I’ve never said this before but Call of the Wild by Jack London is probably, seriously, one of the best novels I’ve ever read in my adult life. It ranks so high up, easily top 3.
Now with that out of the way, I can say that there are some parts of this book that taught me and disturbed me a lot at the same time. The biggest, and probably the most significant one, was during the early part of the story, where a dog was trying to be kind to another dog—which was much more seasoned, and wilder than her, in a sense—and seeing her kindness, civility was paid with violence immediately. Why?
In the word of Buck himself:
So that was the way. No fair play. Once down, that was the end of you.
Those simple three sentences hold deeper meaning in my opinion, and some of them are easy to digest: this is the wild. They are animals. Being kind and sympathetic would mean showing weaknesses, and the wild don’t like weaknesses. Going into the wild would mean shedding the virtues of civilization and back into the ages of self-protecting, constant vigilance, staying strong, and never going down nor giving up.
Continue reading “Call of the Wild: On Men and Civilization” →
Okay, this one’s going to be quick. This is a novel that I’d just started reading last night and actually made me to read it completely within one sitting. 5 hours straight. The last English book capable of doing that to me was Ender’s Game, thus I am compelled to write a review for this. I also realise that it’s been a long time since I’ve posted here, so bear with me for a bit if my review feels like a mess, alright? Thank you.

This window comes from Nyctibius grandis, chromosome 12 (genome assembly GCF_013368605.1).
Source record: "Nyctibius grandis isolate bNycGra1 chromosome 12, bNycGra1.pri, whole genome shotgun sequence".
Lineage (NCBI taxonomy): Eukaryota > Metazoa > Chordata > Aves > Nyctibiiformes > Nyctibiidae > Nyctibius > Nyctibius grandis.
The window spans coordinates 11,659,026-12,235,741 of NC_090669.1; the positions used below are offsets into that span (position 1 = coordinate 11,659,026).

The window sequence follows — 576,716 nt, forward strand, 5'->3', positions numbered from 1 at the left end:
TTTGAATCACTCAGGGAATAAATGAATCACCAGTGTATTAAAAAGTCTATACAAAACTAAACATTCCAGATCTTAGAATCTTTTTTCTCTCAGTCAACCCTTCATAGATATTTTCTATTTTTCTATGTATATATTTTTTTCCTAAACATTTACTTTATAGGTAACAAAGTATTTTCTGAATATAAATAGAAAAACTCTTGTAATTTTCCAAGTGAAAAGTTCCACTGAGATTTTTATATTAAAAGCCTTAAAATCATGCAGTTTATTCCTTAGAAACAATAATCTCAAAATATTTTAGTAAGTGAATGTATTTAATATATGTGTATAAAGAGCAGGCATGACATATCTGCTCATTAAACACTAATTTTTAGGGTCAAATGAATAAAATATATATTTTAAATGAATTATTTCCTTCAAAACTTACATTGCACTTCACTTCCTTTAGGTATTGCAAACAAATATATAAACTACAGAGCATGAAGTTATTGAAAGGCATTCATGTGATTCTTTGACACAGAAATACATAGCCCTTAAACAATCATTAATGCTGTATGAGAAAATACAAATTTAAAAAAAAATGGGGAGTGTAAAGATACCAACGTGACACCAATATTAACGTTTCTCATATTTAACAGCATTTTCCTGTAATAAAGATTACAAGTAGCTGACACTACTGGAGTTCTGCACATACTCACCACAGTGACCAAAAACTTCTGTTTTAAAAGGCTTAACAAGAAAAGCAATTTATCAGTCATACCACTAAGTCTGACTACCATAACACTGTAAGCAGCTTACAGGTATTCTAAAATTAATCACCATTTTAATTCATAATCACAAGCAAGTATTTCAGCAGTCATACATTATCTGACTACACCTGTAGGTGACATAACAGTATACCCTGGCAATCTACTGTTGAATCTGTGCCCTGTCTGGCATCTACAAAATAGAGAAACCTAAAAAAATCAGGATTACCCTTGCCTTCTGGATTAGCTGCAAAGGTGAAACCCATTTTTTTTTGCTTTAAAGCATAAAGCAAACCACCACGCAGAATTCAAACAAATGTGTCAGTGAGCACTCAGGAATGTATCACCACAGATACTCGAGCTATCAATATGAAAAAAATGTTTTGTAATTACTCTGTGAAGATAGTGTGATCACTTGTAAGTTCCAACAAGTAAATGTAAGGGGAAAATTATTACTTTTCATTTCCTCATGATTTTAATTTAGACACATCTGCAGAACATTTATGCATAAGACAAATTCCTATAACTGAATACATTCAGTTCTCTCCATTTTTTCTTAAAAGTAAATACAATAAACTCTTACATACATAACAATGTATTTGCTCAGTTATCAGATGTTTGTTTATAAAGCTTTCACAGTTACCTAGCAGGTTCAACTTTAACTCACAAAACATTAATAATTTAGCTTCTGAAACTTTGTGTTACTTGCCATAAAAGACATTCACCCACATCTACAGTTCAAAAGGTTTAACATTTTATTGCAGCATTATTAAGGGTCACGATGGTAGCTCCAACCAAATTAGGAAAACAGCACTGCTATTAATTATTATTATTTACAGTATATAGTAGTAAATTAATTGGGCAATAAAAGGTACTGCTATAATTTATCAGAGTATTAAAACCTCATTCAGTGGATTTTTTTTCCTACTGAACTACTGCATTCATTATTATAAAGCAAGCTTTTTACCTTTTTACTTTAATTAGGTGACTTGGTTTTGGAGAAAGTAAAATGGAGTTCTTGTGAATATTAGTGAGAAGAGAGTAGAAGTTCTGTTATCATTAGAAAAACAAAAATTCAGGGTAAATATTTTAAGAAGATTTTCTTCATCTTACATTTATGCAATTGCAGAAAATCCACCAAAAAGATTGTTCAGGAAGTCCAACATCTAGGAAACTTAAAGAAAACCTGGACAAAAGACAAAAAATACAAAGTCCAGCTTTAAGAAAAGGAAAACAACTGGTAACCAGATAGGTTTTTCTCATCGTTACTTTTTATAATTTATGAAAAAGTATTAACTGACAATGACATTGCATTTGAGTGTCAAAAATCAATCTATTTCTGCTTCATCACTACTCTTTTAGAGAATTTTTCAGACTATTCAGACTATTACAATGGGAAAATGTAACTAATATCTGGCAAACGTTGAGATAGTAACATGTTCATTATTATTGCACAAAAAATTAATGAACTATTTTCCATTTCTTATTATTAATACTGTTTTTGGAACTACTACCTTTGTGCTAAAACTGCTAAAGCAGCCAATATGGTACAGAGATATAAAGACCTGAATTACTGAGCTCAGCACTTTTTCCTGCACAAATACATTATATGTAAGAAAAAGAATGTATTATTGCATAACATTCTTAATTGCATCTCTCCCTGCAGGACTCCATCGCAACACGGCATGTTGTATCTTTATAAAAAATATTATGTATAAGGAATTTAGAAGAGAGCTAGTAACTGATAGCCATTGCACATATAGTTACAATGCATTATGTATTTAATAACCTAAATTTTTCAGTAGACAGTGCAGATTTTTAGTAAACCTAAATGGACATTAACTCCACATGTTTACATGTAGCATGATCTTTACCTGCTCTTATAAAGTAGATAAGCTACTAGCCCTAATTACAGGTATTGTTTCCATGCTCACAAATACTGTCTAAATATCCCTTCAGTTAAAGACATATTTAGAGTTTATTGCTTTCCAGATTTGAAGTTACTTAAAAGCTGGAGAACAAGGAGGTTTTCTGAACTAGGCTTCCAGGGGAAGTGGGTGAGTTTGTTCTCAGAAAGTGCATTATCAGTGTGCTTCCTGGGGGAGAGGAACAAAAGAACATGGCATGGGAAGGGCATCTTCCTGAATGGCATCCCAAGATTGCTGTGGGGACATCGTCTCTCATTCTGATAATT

So, let me start with a summary: the protagonist of this story, Mike, was a superhuman, one of the few people on the planet who actually possessed a photographic memory. While he was living his ordinary life as a high school teacher, an old friend came and offered him a job: observe a group of scientists who claimed that they have invented The Albulquerque Door, a device that can create a “Fold” in reality which allowed near instantaneous travel over a great distance. He accepted it, and for the first couple of days, things seemed to run without problems although some of the scientists seem a little bit skittish about their Door. And then an incident happened, and Mike realised that there were secrets buried deep within the team, that the device was not as it seemed, and that they had to race against time to stop a great catastrophe from leaking through the Door toward all known realities.
Continue reading “The Fold by Peter Clines” →